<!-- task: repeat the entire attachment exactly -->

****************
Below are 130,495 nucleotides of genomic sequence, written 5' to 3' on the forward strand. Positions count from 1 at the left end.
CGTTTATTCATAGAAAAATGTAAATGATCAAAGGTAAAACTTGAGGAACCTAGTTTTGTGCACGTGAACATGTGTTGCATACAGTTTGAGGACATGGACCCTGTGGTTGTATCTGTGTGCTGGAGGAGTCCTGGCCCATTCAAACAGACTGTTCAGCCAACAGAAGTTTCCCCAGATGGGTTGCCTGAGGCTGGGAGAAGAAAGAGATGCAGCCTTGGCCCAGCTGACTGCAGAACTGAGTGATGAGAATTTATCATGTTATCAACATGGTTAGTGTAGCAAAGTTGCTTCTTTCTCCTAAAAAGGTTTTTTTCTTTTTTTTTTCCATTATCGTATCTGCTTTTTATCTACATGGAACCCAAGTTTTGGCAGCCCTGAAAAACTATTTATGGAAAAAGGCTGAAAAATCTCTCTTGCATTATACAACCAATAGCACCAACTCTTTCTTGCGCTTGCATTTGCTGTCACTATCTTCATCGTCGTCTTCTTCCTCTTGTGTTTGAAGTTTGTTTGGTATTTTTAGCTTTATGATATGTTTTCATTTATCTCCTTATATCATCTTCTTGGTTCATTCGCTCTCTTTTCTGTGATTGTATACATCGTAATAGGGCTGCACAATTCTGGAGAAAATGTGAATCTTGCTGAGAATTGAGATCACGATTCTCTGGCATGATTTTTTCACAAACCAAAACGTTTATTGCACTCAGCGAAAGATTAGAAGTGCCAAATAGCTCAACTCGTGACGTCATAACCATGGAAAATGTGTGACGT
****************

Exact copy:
Below are 130,495 nucleotides of genomic sequence, written 5' to 3' on the forward strand. Positions count from 1 at the left end.
CGTTTATTCATAGAAAAATGTAAATGATCAAAGGTAAAACTTGAGGAACCTAGTTTTGTGCACGTGAACATGTGTTGCATACAGTTTGAGGACATGGACCCTGTGGTTGTATCTGTGTGCTGGAGGAGTCCTGGCCCATTCAAACAGACTGTTCAGCCAACAGAAGTTTCCCCAGATGGGTTGCCTGAGGCTGGGAGAAGAAAGAGATGCAGCCTTGGCCCAGCTGACTGCAGAACTGAGTGATGAGAATTTATCATGTTATCAACATGGTTAGTGTAGCAAAGTTGCTTCTTTCTCCTAAAAAGGTTTTTTTCTTTTTTTTTTCCATTATCGTATCTGCTTTTTATCTACATGGAACCCAAGTTTTGGCAGCCCTGAAAAACTATTTATGGAAAAAGGCTGAAAAATCTCTCTTGCATTATACAACCAATAGCACCAACTCTTTCTTGCGCTTGCATTTGCTGTCACTATCTTCATCGTCGTCTTCTTCCTCTTGTGTTTGAAGTTTGTTTGGTATTTTTAGCTTTATGATATGTTTTCATTTATCTCCTTATATCATCTTCTTGGTTCATTCGCTCTCTTTTCTGTGATTGTATACATCGTAATAGGGCTGCACAATTCTGGAGAAAATGTGAATCTTGCTGAGAATTGAGATCACGATTCTCTGGCATGATTTTTTCACAAACCAAAACGTTTATTGCACTCAGCGAAAGATTAGAAGTGCCAAATAGCTCAACTCGTGACGTCATAACCATGGAAAATGTGTGACGT